Never take financial advice from the credit reporting agencies!
I got this e-mail about "seven ways to make money fast!" from Experian of all places, and it cracked me up, as borrowing money isn't "making money" nor is couponing. The article, by the way, is poorly formatted, as it doesn't number these seven things. Why is most of this bad advice? Let's parse it out:
1. Look for Temporary Work: When I was needing cash while in college, I took on part-time jobs, delivering pizzas, tutoring calculus, and working at United Parcel. Only the latter was really profitable (at $8 an hour, nearly what I was making at Carrier). Delivering Pizzas really was just selling your car to Dominos, one pizza at a time. You are not so much making money as converting the wear and tear of your car into cash. I suspect Uber and Lyft would be about the same.
The problem with this idea is that if you have a full-time job already, you may be fired outright if they find out you are "moonlighting" at another job. Also, the long hours at a second job may reduce your work performance at your main job. If you are falling asleep at work, odds are, you won't get that promotion.
This isn't horrible advice, but not very helpful for most people.
2. Try to Limit Overspending: I am not sure what this even means - "overspending" - how is that different from plain old spending? Again, this is good advice, but not a means of making money, but cutting overhead. As I noted before, however, money you save by cutting overhead, does put more money into your checking account, and cutting expenses, unlike income, isn't taxed.
3. Take Inventory of What You Can Sell: This isn't bad advice, either, for the most part. But it has its limits. When I started this blog, I started selling off "stuff" as a way of raising money. It cleaned out a lot of closets and raised some cash. But it wasn't until I sold off the "sacred cows" that I really made any real dollars - and mostly by eliminating the maintenance and overhead costs of owning cars and boats and whatnot.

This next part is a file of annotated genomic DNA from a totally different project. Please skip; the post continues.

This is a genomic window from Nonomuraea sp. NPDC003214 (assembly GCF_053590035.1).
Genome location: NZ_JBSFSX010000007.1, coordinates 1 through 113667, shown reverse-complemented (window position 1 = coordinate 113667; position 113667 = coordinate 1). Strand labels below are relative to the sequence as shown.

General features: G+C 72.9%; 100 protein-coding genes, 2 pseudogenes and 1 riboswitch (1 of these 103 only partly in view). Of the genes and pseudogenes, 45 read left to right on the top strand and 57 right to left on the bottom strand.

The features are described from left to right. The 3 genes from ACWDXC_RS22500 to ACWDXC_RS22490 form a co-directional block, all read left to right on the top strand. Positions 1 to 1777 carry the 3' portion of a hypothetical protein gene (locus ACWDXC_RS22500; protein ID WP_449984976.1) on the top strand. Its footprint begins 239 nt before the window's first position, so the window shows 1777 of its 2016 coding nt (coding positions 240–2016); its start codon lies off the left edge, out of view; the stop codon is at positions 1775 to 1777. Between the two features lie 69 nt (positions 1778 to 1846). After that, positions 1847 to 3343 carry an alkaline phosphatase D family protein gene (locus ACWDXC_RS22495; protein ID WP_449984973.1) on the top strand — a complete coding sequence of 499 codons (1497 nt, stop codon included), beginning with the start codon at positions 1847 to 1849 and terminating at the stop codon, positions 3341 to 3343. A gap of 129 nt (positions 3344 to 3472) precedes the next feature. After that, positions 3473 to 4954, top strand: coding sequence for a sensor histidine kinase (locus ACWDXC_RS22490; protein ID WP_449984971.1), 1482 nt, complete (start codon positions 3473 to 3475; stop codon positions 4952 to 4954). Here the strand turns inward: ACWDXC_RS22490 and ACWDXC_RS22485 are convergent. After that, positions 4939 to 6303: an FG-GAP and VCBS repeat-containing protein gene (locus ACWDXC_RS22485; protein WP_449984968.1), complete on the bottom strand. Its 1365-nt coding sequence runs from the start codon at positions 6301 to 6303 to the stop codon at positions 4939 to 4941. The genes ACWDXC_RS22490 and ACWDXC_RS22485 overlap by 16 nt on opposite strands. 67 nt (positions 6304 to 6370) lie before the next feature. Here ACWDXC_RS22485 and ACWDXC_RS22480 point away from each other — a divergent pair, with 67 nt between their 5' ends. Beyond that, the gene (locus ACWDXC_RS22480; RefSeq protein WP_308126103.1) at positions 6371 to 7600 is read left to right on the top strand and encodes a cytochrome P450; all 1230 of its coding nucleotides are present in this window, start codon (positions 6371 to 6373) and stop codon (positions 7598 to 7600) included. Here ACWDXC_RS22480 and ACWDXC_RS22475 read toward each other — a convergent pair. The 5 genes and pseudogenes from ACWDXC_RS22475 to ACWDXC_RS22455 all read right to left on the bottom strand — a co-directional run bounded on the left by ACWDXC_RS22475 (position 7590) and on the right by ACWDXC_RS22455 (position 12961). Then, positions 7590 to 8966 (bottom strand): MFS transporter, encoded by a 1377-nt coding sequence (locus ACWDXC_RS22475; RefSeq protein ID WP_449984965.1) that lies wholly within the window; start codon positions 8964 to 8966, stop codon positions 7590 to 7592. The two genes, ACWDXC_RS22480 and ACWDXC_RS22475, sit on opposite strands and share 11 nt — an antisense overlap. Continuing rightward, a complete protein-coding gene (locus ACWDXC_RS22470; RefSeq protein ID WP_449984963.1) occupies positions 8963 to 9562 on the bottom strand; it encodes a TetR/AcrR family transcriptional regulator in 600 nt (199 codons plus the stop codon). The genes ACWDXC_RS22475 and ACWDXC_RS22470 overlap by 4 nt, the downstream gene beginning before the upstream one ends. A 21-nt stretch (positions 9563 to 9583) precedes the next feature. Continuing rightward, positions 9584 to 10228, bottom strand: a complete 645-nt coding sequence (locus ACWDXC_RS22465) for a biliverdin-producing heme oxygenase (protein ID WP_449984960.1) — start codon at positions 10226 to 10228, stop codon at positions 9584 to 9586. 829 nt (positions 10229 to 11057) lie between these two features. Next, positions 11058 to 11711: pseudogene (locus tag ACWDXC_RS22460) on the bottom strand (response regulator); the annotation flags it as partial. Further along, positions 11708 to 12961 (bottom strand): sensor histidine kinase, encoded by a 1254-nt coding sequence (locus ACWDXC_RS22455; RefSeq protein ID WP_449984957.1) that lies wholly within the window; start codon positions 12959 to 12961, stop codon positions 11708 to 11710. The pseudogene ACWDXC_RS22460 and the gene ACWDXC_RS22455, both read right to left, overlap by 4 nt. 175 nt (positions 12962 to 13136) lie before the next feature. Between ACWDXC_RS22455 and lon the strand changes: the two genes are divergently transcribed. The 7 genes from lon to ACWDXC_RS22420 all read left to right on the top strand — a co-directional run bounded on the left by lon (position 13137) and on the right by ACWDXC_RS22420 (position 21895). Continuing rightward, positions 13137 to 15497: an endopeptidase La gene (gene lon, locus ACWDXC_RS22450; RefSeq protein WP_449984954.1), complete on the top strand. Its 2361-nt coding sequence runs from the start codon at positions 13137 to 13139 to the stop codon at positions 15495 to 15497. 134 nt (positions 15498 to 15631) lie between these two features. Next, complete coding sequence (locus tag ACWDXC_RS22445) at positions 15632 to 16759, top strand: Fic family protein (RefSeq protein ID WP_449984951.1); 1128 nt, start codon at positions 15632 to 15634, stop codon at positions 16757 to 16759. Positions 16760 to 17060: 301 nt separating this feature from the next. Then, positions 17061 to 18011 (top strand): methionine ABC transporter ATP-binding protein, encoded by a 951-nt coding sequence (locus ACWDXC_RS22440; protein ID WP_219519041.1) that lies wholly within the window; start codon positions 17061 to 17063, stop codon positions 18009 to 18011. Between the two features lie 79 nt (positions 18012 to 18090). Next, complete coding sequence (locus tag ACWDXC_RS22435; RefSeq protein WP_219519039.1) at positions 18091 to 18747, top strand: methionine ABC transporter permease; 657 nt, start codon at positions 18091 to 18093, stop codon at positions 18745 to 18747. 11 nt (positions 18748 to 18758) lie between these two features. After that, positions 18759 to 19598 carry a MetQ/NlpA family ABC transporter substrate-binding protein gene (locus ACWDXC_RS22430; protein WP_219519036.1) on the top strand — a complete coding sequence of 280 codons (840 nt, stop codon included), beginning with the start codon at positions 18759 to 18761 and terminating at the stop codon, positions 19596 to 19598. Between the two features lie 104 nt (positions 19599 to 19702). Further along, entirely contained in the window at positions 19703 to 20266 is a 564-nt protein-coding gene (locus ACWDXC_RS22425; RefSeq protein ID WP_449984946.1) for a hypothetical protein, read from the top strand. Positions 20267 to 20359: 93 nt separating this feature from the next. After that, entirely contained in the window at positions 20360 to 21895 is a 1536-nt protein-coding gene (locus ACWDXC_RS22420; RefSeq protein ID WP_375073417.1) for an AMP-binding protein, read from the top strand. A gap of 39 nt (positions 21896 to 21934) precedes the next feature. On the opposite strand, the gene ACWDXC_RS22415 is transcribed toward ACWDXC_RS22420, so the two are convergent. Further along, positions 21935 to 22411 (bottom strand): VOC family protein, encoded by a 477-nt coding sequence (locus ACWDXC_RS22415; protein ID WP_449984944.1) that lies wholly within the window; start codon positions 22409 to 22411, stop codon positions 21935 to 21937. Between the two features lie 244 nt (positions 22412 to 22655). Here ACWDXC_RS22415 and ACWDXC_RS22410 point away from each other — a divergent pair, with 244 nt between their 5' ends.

4. Reduce Your Monthly Bills: Again, cutting monthly expenses is akin to getting a huge raise in pay. Your "disposable" or "discretionary" income may be only 10% of your overall income. If you make $100,000 a year, maybe $10,000 of that is discretionary. If you can cut your bills by $1000 a year, that is akin to a 10% increase in pay - or will feel like it. The bonus is, that additional $1000 in your wallet isn't taxed. They key, of course, is to save that money so it earns more money for you. Cutting your car insurance by $100 so you can buy a new dress isn't saving a goddamn penny.
But of course, you should be asking yourself, if you could cut your monthly bills before, why weren't you doing it? The big savings in cutting monthly expenses happens over time. So if you save $10 a month on something, it only amounts to big savings when compounded over a decade. Get started now, and always be on the lookout for lower cost alternatives.
5. Check for Credit Card Rewards: Oh, now I see where we're going. Experian whores for the credit industry, and if you go on their site, they have all these helpful tips on which kicky new credit card you should get! The problem with this advice is that if you are desperately in need of extra cash, odds are, you are in some sort of debt problem or heading toward one.
Rewards cards can be a deadly trap. You can't spend your way to wealth, and the "rewards" from even the best cards amount to $50 to $100 a month for the average middle-class person who uses that card religiously for all bills and payments. The problem is, of course, that if you don't pay off the balance every damn month, you wipe out those rewards with interest payments, which snowball out of control. The credit card companies are counting on you doing this, which is why they bait the trap with rewards cheese.
I pay off my credit card balance daily, so that bomb is continually being disarmed. I've already lost a limb or two to the credit card companies, so I know how it works. Today, I can play the rewards game. Back in the day? When I started this blog? It would have been financial suicide. When you are totally debt-free, consider a rewards card. But by then you will not be looking to "make money fast" because you already will have it.